“The End” ain’t what it used to be…

I just finished the first draft of The CEO Antes Up. It’s the first book in my new Wager of Hearts series, and it’s due at my publisher on November 14th. In the old days, I would type “THE END” in all caps with a great flourish and go out for a celebratory drink with my husband. But those good old days are over.

Why?

Because I know that typing those two words is really only the beginning. I just printed out the entire 5,000-word-too-long manuscript (and feel guilty about all the dead trees that required).

Manuscript pile

Now I’ll pick up my red pen and read through it, evaluating emotion, dialogue, stage directions, conflict, character development and plot arc, to name just a few elements. I’ll mark the problems and scribble possible fixes in the margins.

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“Don’t look back until you’ve written an entire draft; just begin each day from the last sentence you wrote the preceding day. This prevents those cringing feelings, and means that you have a substantial body of work before you get down to the real work which is all in the edit.”

— Will Self

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I’ll also incorporate the suggestions my critique partners have made about all the same things in the chapters they have read.  All too few chapters, alas, because the deadlines just keep rolling in.

Next I’ll sit at my computer and comb through 40 pages a day, working in all the fixes, as well as correcting typos, misspellings, awkward sentence structures, repetitive word use, and bad punctuation. I know 40 pages doesn’t sound like a lot, but believe me, it’s an all-day affair and my brain will be fried by the time I go to bed each night.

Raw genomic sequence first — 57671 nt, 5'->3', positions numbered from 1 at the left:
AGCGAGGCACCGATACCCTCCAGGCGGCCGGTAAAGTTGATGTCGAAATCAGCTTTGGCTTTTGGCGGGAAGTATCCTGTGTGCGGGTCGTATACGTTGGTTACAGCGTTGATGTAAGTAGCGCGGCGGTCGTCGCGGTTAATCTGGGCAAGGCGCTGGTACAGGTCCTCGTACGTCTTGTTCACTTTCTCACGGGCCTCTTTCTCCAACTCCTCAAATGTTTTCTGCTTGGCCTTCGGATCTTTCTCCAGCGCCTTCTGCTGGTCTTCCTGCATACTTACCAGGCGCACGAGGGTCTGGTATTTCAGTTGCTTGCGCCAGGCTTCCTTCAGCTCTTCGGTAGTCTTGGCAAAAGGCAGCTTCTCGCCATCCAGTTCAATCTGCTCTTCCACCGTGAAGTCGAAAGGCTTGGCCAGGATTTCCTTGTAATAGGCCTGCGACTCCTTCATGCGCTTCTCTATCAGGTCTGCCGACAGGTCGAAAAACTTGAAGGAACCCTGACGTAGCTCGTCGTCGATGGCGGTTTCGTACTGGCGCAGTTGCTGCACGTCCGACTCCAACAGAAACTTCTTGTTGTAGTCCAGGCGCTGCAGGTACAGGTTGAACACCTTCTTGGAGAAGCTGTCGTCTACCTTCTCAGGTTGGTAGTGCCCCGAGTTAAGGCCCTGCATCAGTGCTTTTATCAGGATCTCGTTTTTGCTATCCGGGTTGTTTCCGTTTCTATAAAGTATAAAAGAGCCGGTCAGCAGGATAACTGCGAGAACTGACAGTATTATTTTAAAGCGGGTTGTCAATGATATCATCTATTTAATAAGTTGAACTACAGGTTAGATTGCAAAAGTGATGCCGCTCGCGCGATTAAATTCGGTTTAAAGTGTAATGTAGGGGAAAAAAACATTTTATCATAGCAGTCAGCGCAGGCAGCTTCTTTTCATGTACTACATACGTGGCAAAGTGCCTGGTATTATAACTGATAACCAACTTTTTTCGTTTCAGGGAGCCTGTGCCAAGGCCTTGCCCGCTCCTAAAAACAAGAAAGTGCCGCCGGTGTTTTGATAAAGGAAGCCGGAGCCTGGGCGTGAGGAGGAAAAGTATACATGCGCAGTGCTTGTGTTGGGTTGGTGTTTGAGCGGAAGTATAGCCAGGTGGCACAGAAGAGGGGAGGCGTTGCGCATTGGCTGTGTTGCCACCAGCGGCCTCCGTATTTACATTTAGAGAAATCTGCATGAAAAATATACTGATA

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“In writing, you must kill all your darlings.”

—William Faulkner

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Then, probably at about 11:55 p.m. on November 14th, I will write an email to my editor with the revised manuscript attached and reluctantly hit “send”.

“But you should be thrilled to hit ‘send’,” you say.

Never! Because I know the book could be better if I just had a few more days—or weeks—to work on it. The only reason I can bring myself to let go of it is the knowledge that I still have the cycle of developmental edits, copyedits, and proofreading to allow me to keep on polishing and improving my work.

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“Put down everything that comes into your head and then you’re a writer. But an author is one who can judge his own stuff’s worth, without pity, and destroy most of it.”

— Colette

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I owe my readers the best book I can write. Finishing that first draft is only the foundation of a great read. I still have to add the gleaming woodwork, the arched windows, the crystal chandeliers, and the comfortable, inviting furniture. That’s when a reader will want to live in my book.

Now I’m off to get my red pen. It’s time to start the real work.

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